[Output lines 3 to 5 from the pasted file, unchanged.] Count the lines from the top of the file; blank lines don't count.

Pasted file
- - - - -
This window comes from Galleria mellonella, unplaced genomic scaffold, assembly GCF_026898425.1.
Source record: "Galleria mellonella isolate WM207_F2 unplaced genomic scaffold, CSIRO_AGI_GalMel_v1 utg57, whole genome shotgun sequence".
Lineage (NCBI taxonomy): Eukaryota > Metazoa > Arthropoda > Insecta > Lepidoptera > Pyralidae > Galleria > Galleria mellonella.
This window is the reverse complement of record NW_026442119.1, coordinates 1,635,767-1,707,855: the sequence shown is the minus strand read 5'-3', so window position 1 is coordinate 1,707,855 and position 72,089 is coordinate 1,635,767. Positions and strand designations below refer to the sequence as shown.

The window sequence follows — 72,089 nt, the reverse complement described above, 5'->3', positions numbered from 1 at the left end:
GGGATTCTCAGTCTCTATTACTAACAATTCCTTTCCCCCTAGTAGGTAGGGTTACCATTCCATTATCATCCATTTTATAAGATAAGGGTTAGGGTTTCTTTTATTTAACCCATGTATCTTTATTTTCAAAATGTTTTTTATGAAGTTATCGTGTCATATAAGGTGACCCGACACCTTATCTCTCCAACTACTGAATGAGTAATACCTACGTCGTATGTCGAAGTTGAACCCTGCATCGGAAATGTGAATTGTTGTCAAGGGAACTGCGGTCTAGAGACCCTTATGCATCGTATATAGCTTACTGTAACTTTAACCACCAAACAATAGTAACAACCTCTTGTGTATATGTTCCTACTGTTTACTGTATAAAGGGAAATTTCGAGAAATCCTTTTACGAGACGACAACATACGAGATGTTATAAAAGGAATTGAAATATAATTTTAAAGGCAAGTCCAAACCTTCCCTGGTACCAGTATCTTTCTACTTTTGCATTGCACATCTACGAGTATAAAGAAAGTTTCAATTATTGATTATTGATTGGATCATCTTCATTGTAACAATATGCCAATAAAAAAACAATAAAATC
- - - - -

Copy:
Lineage (NCBI taxonomy): Eukaryota > Metazoa > Arthropoda > Insecta > Lepidoptera > Pyralidae > Galleria > Galleria mellonella.
This window is the reverse complement of record NW_026442119.1, coordinates 1,635,767-1,707,855: the sequence shown is the minus strand read 5'-3', so window position 1 is coordinate 1,707,855 and position 72,089 is coordinate 1,635,767. Positions and strand designations below refer to the sequence as shown.

The window sequence follows — 72,089 nt, the reverse complement described above, 5'->3', positions numbered from 1 at the left end: